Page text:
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Deep Impact Findings - 2

''Your paradigm is so intrinsic to your mental process that you are hardly aware of its existence, until you try to communicate with someone with a different paradigm.'' - Donella A. Meadows

Harvard-Smithsonian Center for Astrophysics Press Release No.: 05-23, July 8, 2005, http://www.cfa.harvard.edu/press/pr0523.html. Scientists report seeing only weak emission from water vapor and a host of other gases that were expected to erupt from the impact site. Short-period comets like Tempel 1 have been baked repeatedly by the sun during their passages through the inner solar system. The effects of that heat are estimated to extend more than three feet beneath the surface of the nucleus. But the Deep Impact indicates that these effects could be much deeper. And theories about the volatile layers below the surface of short-period comets will have to be revised. Post-impact measurements showed the comet was releasing only about 550 pounds of water per second – an emission rate very similar to pre-impact values, and less than seen during natural outbursts in the weeks before the impact. Related gas production rates (such as hydrogen cyanide) remained so low that only an upper limit on the total could be measured. Scientists remained hopeful that major outgassing from the impact site might still occur in the coming weeks.

NASA/JPL/U.Maryland RELEASE: 05-177, http://www.nasa.gov/deepimpact. Data from Deep Impact's instruments indicate an immense cloud of fine powdery material was released when the probe slammed into the nucleus of comet Tempel 1 at 6.3 miles per second. The cloud indicated the comet is covered in the powdery stuff. The opacity of the plume the impactor created and the light it gave off suggest the dust excavated from the comet's surface was extremely fine, more like talcum powder than beach sand; and that the surface is definitely not an ice cube. Scientists are still analyzing the data to determine the exact size of the crater. They say the crater was at the large end of original expectations, which was from 50 to 250 meters. [tvf: “Still analyzing” means they probably haven’t seen the crater yet, but just the ejecta layer from the crater, which is naturally considerably larger.]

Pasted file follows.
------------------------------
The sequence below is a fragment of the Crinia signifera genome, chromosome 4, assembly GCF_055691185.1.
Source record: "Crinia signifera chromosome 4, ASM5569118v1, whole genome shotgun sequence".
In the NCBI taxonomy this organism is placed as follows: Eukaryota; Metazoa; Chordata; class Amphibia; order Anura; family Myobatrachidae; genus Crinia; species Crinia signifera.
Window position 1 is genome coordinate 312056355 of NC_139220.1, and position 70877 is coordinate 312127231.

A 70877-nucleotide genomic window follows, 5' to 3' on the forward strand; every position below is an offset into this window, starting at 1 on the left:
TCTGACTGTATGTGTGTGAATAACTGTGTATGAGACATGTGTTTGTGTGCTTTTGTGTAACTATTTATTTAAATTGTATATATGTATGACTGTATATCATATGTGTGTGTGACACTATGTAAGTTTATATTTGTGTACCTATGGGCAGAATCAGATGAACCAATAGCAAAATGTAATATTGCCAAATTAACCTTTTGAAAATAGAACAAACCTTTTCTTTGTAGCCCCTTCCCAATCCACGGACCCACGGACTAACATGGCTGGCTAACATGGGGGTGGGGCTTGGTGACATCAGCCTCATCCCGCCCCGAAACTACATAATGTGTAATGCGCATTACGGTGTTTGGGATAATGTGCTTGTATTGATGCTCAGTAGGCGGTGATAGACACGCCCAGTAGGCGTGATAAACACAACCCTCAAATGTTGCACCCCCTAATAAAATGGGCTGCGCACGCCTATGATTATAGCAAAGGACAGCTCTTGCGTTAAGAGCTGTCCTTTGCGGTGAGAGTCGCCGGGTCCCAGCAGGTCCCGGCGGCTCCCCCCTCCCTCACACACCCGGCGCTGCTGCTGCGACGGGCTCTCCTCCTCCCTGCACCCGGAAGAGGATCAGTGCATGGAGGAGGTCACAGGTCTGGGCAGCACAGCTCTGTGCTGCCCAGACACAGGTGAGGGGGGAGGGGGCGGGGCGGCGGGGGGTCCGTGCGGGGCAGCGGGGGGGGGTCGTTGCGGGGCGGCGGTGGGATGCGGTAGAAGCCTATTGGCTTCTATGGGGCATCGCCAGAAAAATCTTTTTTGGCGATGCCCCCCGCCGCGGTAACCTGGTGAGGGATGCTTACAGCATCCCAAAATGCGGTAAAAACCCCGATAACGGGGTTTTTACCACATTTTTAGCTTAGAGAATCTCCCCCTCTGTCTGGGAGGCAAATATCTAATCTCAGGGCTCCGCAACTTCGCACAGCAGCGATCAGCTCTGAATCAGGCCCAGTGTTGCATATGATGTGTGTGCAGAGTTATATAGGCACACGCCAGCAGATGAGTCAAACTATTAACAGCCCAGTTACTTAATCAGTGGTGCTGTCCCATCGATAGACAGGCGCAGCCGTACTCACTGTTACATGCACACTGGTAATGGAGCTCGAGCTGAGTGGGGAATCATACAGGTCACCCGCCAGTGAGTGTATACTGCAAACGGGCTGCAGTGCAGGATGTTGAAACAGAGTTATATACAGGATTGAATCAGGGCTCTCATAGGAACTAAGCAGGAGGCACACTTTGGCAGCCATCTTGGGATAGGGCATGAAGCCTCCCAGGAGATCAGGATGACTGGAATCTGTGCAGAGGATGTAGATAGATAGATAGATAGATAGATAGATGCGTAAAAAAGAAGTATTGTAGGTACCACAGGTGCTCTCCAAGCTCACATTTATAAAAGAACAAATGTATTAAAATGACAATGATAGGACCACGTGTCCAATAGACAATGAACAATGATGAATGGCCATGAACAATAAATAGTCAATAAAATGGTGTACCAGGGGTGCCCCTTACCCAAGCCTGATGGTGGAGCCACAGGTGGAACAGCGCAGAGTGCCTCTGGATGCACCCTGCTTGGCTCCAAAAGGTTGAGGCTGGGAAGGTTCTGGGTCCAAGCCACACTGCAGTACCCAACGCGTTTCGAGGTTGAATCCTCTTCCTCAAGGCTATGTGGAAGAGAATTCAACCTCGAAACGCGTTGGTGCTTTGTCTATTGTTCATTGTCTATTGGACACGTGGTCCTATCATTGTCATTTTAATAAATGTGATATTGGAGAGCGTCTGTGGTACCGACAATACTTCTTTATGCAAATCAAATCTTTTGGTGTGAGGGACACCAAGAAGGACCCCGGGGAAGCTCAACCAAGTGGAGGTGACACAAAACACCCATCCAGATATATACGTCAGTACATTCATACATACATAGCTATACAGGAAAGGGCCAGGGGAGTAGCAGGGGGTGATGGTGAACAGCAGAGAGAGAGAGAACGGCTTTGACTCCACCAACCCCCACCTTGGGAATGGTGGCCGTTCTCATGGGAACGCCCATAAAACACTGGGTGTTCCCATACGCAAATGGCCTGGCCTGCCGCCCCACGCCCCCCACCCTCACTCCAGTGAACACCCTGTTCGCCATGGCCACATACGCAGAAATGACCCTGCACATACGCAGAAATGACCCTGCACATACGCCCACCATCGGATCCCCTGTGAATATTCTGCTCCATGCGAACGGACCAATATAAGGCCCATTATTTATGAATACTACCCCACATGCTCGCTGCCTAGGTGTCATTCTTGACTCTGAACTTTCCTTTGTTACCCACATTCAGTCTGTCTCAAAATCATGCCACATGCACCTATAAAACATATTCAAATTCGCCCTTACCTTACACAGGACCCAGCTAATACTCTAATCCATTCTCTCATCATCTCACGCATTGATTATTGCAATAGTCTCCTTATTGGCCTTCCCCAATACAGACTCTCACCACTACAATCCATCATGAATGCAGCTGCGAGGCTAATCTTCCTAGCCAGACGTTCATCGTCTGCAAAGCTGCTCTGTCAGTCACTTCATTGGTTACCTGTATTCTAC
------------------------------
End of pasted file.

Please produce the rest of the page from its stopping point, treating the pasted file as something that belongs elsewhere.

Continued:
ESO Press Release 19/05: 14 July 2005, http://www.hq.eso.org/outreach/press-rel/pr-2005/pr-19-05.html. From the current analysis, it appears most likely that the impactor did not create a large new zone of activity and may have failed to liberate a large quantity of pristine material from beneath the surface. The appearance of a new plume-like structure diffused away in the days following impact, with the comet taking again the appearance it had before the impact. The same jets were visible before and after impact, demonstrating that the comet activity survived widely unaffected by the spacecraft crash. Normal gas activity and activity from a pre-existing “active” region are still being measured. Spectropolarimetric observations have confirmed the surface of the comet to be rather evolved, and found that the dust is not coming from beneath the surface.

 
 
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